This review is part of our coverage of the 2020 New York Film Festival.
The Pitch: Laura (Rashida Jones) is in crisis. From the outside, it might not seem so: She’s a published author with another book deal on lock, she’s got a handsome husband named Dean (Marlon Wayans) and two beautiful girls, and they live in the kind of well-furnished Manhattan apartment you only see in sitcoms.
But Dean’s started to spend more time outside of the home, ostensibly to work on his social media startup with his tall, gorgeous colleague Fiona (Iron Fist‘s Jessica Henwick), and his excuses for his absence have grown increasingly flimsy. Hence, the crisis: She can’t concentrate on her book, she’s increasingly aloof to her school pickup mom-partner Vanessa (Jenny Slate), and she can’t quite get Dean to concentrate on being an active dad where it counts.
Enter Felix (Bill Murray), Laura’s wealthy lothario father, who swoops in to visit from his latest trip to Paris. She confesses her suspicions to him, and being the effortless chauvinist he is, affirms them. Soon enough, he’s wrapped her in a frivolous investigation to find out the truth about Dean’s potential infidelity, and in so doing, they’ll reckon with their own complicated relationship.
I’m Thinking of Bartending Things: For all her critical acclaim and decades of filmmaking experience on her own, Sofia Coppola has always, inevitably, had to climb out from under the shadow of her famous father, Francis Ford Coppola. In a lot of ways, On the Rocks is not-so-secretly about this dynamic — Laura the pragmatic daughter to an older, well-liked, influential man who allegedly carried his own problems with philandering and emotional distance. It’s territory she’s tread before, even with Murray himself in Lost in Translation; Coppola is deeply interested in finding ways to love and accept the father figures around her, even when they don’t realize how much they’re disappointing you.
It’s Suntory Time: It helps, of course, that Coppola’s reunited with Murray, Coppola being maybe the only director to recognize the man’s potential for high-class cool buried beneath those weary Midwestern eyes. The image of Bill Murray, scotch in hand, well-tailored and flirtatious with every woman that walks his way, is an indelible one. If On the Rocks is an homage to Fellini, Murray is her Marcello Mastroianni — a man who disguises his own emotional immaturity behind bon vivant aesthetics and pretentious monologues about man’s biological imperatives toward sex.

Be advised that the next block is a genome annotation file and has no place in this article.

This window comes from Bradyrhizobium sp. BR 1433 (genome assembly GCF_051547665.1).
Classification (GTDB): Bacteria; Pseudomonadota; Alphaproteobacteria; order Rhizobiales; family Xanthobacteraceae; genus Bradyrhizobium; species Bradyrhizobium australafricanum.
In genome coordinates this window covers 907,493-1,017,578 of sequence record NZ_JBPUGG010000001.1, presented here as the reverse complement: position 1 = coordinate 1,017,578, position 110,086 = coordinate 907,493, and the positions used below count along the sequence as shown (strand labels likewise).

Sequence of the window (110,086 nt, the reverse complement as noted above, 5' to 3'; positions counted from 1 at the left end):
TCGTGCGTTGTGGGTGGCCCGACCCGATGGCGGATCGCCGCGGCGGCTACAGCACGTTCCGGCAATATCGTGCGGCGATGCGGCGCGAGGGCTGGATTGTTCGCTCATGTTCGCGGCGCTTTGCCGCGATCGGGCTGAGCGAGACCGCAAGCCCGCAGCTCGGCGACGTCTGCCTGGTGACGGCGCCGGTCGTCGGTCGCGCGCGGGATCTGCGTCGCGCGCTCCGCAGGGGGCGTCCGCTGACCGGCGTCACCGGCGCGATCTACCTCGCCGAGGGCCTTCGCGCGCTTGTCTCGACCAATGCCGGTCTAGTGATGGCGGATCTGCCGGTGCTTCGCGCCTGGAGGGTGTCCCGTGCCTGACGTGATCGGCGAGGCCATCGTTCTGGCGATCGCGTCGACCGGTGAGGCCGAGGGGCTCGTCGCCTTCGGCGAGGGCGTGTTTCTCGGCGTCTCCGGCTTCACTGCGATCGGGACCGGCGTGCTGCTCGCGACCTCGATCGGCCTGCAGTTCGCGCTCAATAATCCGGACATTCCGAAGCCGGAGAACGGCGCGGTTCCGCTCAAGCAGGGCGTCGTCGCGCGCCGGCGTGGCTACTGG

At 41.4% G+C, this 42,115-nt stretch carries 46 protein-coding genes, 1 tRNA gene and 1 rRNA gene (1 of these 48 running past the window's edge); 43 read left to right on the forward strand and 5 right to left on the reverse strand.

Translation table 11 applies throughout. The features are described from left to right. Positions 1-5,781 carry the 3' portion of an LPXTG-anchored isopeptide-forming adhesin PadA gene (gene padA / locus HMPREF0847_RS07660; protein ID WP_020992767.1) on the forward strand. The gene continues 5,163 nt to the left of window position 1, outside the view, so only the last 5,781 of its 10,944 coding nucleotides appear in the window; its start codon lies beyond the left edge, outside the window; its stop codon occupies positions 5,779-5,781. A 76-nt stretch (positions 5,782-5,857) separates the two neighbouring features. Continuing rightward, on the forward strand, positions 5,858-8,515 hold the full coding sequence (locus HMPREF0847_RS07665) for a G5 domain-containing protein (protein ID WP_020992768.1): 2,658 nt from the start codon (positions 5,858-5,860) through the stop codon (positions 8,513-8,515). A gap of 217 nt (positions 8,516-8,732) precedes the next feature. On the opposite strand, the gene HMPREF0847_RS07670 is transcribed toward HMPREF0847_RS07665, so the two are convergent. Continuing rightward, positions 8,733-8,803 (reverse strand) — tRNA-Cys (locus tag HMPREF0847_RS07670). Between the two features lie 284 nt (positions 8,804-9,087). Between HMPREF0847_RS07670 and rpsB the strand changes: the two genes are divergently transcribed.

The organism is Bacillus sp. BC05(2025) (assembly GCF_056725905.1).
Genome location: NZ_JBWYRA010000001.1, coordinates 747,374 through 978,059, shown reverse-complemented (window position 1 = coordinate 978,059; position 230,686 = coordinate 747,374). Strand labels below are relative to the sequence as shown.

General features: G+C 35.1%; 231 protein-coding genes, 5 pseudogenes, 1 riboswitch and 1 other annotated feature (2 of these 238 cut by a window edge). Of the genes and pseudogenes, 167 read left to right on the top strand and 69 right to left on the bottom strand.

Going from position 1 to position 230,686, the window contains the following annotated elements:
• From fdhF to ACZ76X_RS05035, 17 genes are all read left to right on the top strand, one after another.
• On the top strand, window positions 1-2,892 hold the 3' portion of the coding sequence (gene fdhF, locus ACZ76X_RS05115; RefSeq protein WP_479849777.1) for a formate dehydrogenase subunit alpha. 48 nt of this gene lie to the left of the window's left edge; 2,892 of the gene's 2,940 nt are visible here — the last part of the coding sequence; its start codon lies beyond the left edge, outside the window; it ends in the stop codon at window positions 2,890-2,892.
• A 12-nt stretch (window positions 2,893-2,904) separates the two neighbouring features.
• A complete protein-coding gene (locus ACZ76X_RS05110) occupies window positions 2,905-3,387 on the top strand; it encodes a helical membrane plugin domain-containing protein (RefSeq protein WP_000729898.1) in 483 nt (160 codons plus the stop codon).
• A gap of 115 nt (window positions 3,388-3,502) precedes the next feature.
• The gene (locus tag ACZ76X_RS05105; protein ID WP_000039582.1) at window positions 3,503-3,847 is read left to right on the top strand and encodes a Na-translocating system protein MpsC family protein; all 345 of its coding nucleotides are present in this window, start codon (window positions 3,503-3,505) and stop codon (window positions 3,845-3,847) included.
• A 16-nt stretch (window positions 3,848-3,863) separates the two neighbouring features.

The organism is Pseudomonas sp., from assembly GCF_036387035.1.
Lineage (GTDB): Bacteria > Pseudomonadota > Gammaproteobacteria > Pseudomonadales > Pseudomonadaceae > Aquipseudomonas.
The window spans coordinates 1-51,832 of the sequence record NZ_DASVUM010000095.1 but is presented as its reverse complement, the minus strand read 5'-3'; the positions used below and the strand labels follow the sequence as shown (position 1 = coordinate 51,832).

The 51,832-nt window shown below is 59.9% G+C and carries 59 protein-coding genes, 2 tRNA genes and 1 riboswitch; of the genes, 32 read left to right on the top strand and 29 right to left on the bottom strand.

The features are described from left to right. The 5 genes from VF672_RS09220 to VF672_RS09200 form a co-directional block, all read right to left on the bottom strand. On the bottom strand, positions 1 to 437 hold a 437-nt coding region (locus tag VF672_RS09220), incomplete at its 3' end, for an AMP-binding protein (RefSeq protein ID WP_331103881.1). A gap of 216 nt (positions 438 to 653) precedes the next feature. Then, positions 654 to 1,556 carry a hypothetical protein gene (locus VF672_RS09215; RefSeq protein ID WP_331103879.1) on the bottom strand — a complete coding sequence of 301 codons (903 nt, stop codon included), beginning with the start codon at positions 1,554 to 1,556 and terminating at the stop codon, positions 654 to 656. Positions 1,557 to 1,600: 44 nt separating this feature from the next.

For all of On the Rocks‘ too-short 90 minutes, Murray’s on a pure charm offensive, and it’s a wonder to watch him work. At one point, halfway through the film, he and Laura get pulled over by the cops while tailing Dean. He recognizes the cop as the boy of an old friend of his, and by the end of their exchange, he’s charmed the man enough to help him give his cherry-red Italian jalopy a jump. Such is the magnitude of Murray’s star power, and as Laura’s unimpressed look tells us, a dynamic that can be frustrating if you’re always living in that enormous shadow.
Like Another Character: Nearly everything we watch nowadays is colored through the lens of COVID — a million productions about people living in big cities packed with crowds, which feels nearly impossible anymore — and On the Rocks‘ loving treatment of New York City is no exception. Beguiled cinematographer Philippe Le Sourd shoots New York with moodily-lit charm and frankness; it’s unassuming and un-flashy work, but it captures the hustle and bustle of the city, from its scaffolding-covered neighborhoods to the mighty buildings and fancy bars of its ritzier locales.
With a Twist: While much of On the Rocks uses the question of Dean’s infidelity as an excuse to get Murray and Jones to pal around New York for an hour-plus, it does eventually become time to address that plot thread, complete with a last-minute trip to a sun-dappled Mexican resort and a lot of feelings coming to a head. Some may resent this ending for being too abrupt, or for taking the wind out of the film’s sails. But I’ve come around to it — the film, after all, isn’t about Laura and Dean, but about Laura and Felix, and the way his jet-setter life, and the worldview he’s cultivated in order to live it, have rubbed off on his daughter.
The Verdict: “You can’t be deaf to women’s voices!” Laura shouts at her father late in On the Rocks. It’s a line that reflects the bittersweetness at the film’s heart: at the heart of patriarchy is the notion that women exist for men’s purposes, whether for sex, property, or adoration. Coppola sends us on a light, frothy father/daughter adventure, to be sure, but one suffused with the tiny tragedies of misogyny, and the excuses men make for their selfish behavior. Even the sweetest dishes need a little salt to bring out its complexities, and On the Rocks is no exception.
Where’s It Playing? After its NYFF premiere, On the Rocks opens theatrically on October 2nd, then goes to Apple TV+ on October 23rd.